Expert adviser to Education Secretary Michael Gove claims primary school curriculum plans are 'fatally flawed'
Richard Garner has been Education Editor of The Independent for 12 years and writing about the subject for 34 years. Before becoming a journalist, he worked as a disc jockey in London pubs and clubs and for a hospital radio station. His main hobbies are cricket (watching these days) and theatre. On his days off, he is most likelt to be found at Lord’s or the King’s Head Theatre Club.
Tuesday 12 June 2012
An expert adviser to Education Secretary Michael Gove has claimed his plans for an overhaul of the primary school curriculum are “fatally flawed”.
Professor Andrew Pollard, a member of the expert panel set up by Mr Gove, says the plans are “too narrowly prescriptive for the real world of the classroom”.
Under Mr Gove's proposals, the Government will outline which words children should be able to spell by the end of each year of their primary schooling. Its consultation document lists 236 they should be able to spell by the age of 11 - including accommodate, embarrass and vocabulary.
In addition, children will be expected to be able to recite their times tables up to 12 x 12 by the age of nine and recite poetry by heart at the age of five.
Professor Pollard, in his blog at London University's Institute of Education, said the proposals failed to recognise the range of ablities found in schools - particularly the needs of the less able pupils.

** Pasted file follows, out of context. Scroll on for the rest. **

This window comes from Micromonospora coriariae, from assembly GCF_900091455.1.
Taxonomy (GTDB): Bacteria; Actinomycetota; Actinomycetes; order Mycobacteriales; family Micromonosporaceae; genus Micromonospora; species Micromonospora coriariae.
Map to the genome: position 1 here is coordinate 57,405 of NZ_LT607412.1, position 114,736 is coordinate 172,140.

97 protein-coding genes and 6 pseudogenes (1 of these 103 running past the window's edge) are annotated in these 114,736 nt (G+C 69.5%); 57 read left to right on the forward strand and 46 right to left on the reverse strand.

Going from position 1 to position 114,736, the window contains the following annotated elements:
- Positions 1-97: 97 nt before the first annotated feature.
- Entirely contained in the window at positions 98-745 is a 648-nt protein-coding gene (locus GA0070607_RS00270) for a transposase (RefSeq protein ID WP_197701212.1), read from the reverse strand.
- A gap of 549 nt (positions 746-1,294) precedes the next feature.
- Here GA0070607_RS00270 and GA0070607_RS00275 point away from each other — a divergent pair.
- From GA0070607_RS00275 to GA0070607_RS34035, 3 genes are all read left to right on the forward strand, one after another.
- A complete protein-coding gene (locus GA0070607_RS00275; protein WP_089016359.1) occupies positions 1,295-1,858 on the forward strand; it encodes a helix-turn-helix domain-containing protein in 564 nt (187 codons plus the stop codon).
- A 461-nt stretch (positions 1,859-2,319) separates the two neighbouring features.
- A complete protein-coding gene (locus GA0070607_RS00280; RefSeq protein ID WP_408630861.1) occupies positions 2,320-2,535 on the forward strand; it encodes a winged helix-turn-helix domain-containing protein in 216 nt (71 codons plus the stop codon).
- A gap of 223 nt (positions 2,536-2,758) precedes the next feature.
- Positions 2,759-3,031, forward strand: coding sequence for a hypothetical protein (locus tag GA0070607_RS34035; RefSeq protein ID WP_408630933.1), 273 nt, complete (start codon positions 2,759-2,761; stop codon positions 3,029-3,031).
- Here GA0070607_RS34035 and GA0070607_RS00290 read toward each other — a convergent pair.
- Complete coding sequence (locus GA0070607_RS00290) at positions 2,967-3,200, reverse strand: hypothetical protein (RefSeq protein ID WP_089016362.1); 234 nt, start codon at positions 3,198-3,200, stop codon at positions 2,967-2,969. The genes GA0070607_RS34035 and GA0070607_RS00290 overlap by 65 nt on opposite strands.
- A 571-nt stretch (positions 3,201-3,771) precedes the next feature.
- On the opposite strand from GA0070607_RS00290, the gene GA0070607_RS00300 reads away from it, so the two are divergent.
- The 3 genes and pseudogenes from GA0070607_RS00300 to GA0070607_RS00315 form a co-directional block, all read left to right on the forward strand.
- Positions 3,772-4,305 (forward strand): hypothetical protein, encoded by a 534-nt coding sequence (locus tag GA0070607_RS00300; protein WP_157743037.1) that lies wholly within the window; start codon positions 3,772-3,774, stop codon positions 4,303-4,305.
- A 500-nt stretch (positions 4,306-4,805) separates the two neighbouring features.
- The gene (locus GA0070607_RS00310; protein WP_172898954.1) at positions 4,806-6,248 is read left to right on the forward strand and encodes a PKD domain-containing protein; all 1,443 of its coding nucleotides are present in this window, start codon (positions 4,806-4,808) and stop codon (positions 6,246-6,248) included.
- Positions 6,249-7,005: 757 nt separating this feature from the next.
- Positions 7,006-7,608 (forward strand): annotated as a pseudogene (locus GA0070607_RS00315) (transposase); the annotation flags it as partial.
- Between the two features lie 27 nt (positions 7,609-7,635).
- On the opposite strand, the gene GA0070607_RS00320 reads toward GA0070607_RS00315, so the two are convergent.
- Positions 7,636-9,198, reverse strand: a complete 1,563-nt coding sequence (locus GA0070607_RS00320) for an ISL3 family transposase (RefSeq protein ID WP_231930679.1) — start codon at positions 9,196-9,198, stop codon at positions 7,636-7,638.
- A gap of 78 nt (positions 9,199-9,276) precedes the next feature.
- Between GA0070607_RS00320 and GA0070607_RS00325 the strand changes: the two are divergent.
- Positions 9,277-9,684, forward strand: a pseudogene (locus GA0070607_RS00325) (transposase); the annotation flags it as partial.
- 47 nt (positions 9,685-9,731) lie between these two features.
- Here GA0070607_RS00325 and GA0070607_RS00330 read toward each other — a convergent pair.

He said they would have a profoundly “constraining” effect on teaching in the classroom, adding: “The approach is fatally flawed without parallel consideration of the needs of the learners.”
However, Tim Oates, the chairman of the expert panel, rejected Professor Pollard's criticism, saying what was proposed was “not some rigid straitjacket”.
Stephen Twigg, Labour's education spokesman, said Professor Pollard's views must be an embarrassment to Mr Gove, adding that the Education Secretary should have adopted “an evidence based approach to his review of the curriculum”.
The plans, published on Monday, also call for the teaching of a foreign language to be compulsory for all children from the age of seven. The proposals, which are now out for consultation, are designed to come into force in September 2014.
Teachers' leaders have said the plans are an attempt to turn the clock back to traditional teaching styles in use in schools in the 1950's.
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